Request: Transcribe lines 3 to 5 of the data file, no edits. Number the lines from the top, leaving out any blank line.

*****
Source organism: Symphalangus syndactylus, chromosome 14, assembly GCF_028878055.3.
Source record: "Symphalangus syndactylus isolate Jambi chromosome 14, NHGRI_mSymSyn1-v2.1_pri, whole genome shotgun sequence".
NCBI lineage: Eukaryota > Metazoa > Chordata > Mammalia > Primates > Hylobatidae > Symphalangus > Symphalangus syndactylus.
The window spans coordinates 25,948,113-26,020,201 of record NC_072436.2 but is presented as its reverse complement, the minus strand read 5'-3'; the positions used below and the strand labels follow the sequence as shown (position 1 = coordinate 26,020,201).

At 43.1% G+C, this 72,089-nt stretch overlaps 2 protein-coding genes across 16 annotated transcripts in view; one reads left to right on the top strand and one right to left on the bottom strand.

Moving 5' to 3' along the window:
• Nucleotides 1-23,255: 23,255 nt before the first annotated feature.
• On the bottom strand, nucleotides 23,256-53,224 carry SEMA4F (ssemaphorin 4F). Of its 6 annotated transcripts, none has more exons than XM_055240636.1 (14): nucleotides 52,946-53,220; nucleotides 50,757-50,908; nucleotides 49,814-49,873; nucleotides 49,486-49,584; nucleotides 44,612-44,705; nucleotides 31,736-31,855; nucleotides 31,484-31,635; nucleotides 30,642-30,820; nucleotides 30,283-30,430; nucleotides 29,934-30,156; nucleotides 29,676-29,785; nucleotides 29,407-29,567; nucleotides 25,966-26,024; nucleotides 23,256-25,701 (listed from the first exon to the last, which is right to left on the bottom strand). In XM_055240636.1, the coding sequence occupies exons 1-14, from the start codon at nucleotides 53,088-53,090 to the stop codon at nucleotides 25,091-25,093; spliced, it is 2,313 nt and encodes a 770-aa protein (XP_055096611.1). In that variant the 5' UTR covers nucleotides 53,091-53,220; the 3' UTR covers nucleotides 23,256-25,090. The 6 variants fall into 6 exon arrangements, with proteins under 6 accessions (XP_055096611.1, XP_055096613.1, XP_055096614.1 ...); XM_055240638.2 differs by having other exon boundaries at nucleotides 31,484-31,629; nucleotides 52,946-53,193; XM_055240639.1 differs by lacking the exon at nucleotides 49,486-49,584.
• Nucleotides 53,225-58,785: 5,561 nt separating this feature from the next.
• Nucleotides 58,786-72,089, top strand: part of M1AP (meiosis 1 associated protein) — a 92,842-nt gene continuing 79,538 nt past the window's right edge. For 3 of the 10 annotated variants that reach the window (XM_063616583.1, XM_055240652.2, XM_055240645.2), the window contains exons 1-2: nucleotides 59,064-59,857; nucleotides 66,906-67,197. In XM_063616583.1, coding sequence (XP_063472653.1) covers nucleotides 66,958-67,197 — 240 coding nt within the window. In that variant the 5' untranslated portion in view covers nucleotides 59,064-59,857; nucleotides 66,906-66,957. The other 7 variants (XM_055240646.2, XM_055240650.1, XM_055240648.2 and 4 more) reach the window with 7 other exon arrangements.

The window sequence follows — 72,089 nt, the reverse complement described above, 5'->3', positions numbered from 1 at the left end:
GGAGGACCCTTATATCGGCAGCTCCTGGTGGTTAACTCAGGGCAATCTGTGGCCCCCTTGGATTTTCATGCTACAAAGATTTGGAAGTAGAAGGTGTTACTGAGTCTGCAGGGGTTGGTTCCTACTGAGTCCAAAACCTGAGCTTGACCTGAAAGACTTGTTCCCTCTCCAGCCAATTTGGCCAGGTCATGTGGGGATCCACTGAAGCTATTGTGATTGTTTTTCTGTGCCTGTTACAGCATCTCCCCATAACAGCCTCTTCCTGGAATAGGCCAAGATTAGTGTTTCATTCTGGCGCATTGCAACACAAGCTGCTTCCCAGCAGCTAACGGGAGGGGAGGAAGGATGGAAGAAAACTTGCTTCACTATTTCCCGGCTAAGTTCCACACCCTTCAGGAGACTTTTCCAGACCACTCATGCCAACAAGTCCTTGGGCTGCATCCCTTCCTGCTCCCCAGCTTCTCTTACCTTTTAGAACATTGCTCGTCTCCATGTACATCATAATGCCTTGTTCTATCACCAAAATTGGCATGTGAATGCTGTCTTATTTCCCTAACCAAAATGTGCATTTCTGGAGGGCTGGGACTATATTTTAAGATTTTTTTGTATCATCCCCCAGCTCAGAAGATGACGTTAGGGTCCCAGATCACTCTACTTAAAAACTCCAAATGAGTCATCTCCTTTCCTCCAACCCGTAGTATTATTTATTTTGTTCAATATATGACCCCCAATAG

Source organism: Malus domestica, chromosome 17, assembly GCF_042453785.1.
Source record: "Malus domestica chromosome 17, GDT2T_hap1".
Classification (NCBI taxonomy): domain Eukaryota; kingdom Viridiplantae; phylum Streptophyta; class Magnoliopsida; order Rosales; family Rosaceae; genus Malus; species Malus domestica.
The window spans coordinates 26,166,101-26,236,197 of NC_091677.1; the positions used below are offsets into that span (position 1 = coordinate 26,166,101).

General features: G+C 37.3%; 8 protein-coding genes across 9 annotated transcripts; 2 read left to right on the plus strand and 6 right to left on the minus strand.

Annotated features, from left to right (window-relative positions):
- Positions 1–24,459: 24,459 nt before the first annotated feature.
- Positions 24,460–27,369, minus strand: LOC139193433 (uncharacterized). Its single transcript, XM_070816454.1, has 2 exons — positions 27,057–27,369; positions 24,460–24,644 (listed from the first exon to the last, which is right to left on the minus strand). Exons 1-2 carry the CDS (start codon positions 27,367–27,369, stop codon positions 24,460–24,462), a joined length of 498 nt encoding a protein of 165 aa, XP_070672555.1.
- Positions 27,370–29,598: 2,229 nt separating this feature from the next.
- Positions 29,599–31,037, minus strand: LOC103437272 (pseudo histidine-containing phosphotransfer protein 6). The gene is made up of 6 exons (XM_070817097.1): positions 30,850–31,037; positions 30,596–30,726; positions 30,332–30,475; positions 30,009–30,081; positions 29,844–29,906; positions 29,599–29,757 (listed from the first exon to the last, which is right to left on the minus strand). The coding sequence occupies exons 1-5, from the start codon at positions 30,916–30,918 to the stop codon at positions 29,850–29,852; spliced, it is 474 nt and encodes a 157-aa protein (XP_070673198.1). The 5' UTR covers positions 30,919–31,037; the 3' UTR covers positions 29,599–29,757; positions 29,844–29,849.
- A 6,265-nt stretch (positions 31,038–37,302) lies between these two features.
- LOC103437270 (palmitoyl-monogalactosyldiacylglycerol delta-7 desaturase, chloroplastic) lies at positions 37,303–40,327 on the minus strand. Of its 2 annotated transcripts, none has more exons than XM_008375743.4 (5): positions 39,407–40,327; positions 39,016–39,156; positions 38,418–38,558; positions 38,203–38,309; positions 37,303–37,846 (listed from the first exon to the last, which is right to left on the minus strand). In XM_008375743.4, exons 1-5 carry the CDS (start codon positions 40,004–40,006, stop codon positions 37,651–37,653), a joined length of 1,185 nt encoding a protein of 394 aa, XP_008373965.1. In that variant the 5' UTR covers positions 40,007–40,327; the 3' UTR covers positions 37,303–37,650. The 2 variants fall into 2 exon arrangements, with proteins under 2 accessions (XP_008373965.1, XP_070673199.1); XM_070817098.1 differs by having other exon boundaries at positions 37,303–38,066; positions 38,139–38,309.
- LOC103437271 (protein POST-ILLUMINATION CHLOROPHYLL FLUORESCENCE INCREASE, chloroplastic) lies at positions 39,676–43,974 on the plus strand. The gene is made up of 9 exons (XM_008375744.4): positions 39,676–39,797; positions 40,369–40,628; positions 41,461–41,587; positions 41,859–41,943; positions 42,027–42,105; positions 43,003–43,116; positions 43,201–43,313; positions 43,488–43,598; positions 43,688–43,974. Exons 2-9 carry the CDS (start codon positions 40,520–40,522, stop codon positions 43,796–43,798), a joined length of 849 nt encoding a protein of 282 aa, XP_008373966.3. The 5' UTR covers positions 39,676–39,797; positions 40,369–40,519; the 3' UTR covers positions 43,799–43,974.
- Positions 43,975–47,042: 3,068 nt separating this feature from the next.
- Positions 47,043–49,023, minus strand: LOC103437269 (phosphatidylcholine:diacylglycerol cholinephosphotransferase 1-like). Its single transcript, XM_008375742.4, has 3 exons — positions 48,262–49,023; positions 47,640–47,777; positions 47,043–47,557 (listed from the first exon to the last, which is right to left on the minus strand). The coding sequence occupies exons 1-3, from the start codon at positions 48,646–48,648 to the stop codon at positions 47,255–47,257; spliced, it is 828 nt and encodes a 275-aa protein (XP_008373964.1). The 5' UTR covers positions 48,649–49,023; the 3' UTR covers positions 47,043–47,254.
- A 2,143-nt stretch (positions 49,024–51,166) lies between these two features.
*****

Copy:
NCBI lineage: Eukaryota > Metazoa > Chordata > Mammalia > Primates > Hylobatidae > Symphalangus > Symphalangus syndactylus.
The window spans coordinates 25,948,113-26,020,201 of record NC_072436.2 but is presented as its reverse complement, the minus strand read 5'-3'; the positions used below and the strand labels follow the sequence as shown (position 1 = coordinate 26,020,201).

At 43.1% G+C, this 72,089-nt stretch overlaps 2 protein-coding genes across 16 annotated transcripts in view; one reads left to right on the top strand and one right to left on the bottom strand.